How Dogs Learn
Dogs learn via the consequences of their actions. When an action results in a positive result, the dog will find it rewarding and so will be more likely to repeat it. When an action has a negative outcome, the dog will learn to repeat this action. They are always trying to achieve positive outcomes, and avoid negative ones. Because they do not have theory of mind, they are not moral creatures. They do not know right or wrong, they are very simple in this respect, there is never a hidden agenda to their behaviour.
A dog is always learning. Throughout its life, it will encounter different experiences. Their brains are flexible in that they can develop and change how they perceive things. Just because something is perceived to be a positive at one stage does not mean that that is how the dog will always see it. It could be a traumatic experience or an accumulation of mildly negative associations that change the dog’s perception. Something that the dog once enjoyed doing may become something the dog actively avoids doing because it now finds it a negative experience.
The same can be said for negative associations, so much of dog training is about building positive associations around something that the dog currently finds to be a negative.
What is conditioning?
“a behavioral process whereby a response becomes more frequent or more predictable in an environment as a result of reinforcement”
Classical conditioning only involves automatic or reflexive responses, and not voluntary behaviour. That means that the only responses that can be elicited from a classical conditioning exercise are ones that rely on responses that are naturally made by the dog that is being trained. That the response you hope to elicit must occur below the level of conscious awareness - for example, salivation or increased heart rate.
When using classical conditioning, we pair something that is known to the dog, that reliably results in the natural response from the dog, this is known as the unconditional stimulus, with something that is unknown to the dog or neutral, that does not trigger any sort of response from the dog.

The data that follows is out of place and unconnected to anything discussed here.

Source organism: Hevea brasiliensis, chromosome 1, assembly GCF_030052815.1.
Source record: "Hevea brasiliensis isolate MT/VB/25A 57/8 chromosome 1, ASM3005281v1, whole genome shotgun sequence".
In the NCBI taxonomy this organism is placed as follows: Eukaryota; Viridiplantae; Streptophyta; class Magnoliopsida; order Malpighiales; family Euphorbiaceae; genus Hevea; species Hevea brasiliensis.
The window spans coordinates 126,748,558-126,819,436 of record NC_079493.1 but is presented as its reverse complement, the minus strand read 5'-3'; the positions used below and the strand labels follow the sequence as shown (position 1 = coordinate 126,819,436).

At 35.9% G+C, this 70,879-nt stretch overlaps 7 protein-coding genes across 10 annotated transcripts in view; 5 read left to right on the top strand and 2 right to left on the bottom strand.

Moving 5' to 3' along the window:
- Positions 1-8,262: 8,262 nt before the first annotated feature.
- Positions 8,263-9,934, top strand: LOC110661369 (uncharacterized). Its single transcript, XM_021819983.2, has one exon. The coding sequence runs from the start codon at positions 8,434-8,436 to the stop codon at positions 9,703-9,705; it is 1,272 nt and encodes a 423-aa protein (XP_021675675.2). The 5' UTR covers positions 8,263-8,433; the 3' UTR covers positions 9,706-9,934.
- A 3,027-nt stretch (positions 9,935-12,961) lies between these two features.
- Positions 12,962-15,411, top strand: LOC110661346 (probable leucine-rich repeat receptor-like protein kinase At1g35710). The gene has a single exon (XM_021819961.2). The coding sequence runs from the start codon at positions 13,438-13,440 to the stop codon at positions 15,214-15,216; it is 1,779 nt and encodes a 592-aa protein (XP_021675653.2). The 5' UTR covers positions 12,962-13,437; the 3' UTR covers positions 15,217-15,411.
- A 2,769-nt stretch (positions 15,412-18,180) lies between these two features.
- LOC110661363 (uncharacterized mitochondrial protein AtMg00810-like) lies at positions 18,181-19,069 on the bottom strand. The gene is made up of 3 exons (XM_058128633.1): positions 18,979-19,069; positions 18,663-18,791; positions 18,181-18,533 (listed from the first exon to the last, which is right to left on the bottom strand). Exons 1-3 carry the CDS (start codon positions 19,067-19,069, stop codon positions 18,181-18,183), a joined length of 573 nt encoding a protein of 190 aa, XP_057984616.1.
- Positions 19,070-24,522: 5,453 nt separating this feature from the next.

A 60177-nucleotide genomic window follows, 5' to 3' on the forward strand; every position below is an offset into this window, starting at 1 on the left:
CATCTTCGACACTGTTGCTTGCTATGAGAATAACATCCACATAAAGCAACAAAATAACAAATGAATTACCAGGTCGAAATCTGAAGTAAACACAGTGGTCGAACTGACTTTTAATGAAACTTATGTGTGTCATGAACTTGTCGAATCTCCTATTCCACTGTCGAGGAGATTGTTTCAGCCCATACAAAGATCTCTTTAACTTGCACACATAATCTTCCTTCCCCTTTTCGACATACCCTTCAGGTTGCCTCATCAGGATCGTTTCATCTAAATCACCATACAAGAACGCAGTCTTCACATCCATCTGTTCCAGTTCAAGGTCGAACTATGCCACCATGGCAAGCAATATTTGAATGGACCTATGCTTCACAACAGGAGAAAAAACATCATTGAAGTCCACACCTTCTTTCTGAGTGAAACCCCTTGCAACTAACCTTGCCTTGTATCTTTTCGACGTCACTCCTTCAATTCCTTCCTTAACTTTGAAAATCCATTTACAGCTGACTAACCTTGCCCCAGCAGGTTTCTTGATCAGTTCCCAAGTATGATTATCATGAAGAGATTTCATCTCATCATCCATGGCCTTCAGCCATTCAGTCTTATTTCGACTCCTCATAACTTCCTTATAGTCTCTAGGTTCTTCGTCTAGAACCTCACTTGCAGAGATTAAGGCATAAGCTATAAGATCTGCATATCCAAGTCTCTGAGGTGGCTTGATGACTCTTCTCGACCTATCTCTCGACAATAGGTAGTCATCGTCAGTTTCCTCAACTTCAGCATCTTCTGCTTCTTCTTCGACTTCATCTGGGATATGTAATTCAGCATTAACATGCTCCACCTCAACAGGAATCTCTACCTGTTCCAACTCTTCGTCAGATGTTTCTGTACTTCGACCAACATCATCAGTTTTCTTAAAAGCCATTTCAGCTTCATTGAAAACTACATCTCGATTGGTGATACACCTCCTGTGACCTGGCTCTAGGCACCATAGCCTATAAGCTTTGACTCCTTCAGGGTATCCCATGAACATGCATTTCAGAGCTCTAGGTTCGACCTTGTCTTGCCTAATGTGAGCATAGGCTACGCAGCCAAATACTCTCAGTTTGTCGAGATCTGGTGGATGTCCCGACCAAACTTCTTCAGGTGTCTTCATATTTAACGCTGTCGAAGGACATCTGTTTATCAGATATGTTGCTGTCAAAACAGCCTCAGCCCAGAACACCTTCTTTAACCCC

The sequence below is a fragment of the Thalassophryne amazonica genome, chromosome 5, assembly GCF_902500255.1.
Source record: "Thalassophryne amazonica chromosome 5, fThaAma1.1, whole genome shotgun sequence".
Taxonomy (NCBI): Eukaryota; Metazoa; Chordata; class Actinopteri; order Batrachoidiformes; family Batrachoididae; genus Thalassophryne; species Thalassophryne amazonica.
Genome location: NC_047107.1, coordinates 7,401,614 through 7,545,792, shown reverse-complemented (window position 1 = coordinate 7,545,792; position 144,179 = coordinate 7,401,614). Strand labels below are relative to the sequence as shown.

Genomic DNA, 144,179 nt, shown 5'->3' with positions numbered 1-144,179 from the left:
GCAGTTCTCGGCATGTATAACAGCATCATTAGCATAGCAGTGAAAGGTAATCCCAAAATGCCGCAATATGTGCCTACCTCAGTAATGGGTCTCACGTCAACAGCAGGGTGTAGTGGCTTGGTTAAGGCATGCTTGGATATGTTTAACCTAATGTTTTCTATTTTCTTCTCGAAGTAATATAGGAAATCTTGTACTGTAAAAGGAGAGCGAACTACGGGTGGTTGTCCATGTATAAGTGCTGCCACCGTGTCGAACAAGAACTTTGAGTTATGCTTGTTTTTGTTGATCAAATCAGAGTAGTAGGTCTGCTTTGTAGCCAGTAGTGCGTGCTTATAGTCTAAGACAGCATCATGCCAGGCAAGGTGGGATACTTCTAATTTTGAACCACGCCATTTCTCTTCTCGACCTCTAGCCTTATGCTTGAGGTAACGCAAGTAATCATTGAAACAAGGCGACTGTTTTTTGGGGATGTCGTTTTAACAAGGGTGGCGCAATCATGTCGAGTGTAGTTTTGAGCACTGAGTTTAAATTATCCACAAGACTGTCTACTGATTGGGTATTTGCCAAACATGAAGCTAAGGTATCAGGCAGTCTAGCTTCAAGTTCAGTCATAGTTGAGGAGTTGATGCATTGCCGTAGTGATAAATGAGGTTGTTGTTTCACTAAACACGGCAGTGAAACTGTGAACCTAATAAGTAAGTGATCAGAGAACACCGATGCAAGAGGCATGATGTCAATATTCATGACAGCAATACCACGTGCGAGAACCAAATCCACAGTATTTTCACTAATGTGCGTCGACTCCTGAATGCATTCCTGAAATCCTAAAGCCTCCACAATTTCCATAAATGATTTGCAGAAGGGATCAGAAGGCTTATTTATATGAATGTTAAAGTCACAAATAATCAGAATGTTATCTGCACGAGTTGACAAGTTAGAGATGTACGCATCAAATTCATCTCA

As soon as the neutral stimulus is presented with the unconditional stimulus, it becomes a conditional stimulus. If the conditional stimulus and unconditional stimulus always occur together, then the two stimuli would become associated over time. The response that was initially produced in response to the unconditional stimulus would also be produced in response to the conditional stimulus, even if it was presented alone. Pavlov called this the "conditional response."
For example, the unconditional stimulus may be chicken and the reliable response is for the dog to salivate which is its unconditional response, the neutral stimulus can be a ‘clicker’ that when introduced to the dog, triggers no response.
As soon as the clicker is presented with the chicken, it becomes a conditional stimulus. If the Clicker and the chicken always occur together, the two of them become associated over time. The response that was initially produced in response to the chicken would also be produced in response to the clicker, even if it is presented alone. This is the conditional response.
Operant Conditioning involves performing a behaviour to obtain or avoid a consequence - intentional actions that have an effect on the surrounding environment.
Definitions to Avoid Confusion:
“Positive” = adding a stimulus/consequence NOT positive as in good
“Negative” = taking away a stimulus NOT negative as in bad
"Reinforcement” = increases the likelihood of the preceding behaviour occurring
“Punishment” = decreases the likelihood of the preceding behaviour occurring
There are Four Quadrants of Operant Learning
Strengthens a behaviour by providing a consequence an individual finds rewarding. For example, when a dog ‘sits’ it is provided with a food reward. Increasing the likelihood of the dog repeating the ‘sit’ action.
The removal of an unpleasant reinforcer to strengthen a behaviour. This is known as negative reinforcement because it is the removal of an adverse stimulus which is ‘rewarding’ to the dog. It requires the application of an unpleasant stimulus to the dog, in order that a trainer can then turn the unpleasantness off when the dog complies. Negative reinforcement strengthens behaviour because it stops or removes an unpleasant experience. For example, a dog that has previously learned that if it does not ‘stay’ it gets told off, when the dog does ‘stay’ it is no longer being told off. The telling off is removed if the dog completes the ‘stay’, increasing the likelihood of the dog ‘staying’.
The introduction of something the dog finds negative to deter a behaviour from happening again. For example, when a dog does something that is unwanted it is reprimanded in order to deter it from wanting to do the behaviour again.
The removal of something the dog finds rewarding after an unwanted behaviour is completed by the dog, in order to decrease the likelihood of the dog repeating the behaviour. For example, when a dog is asked to ‘sit’ and it does not, the reward or treat is withheld until the dog completes the ‘sit’ behaviour.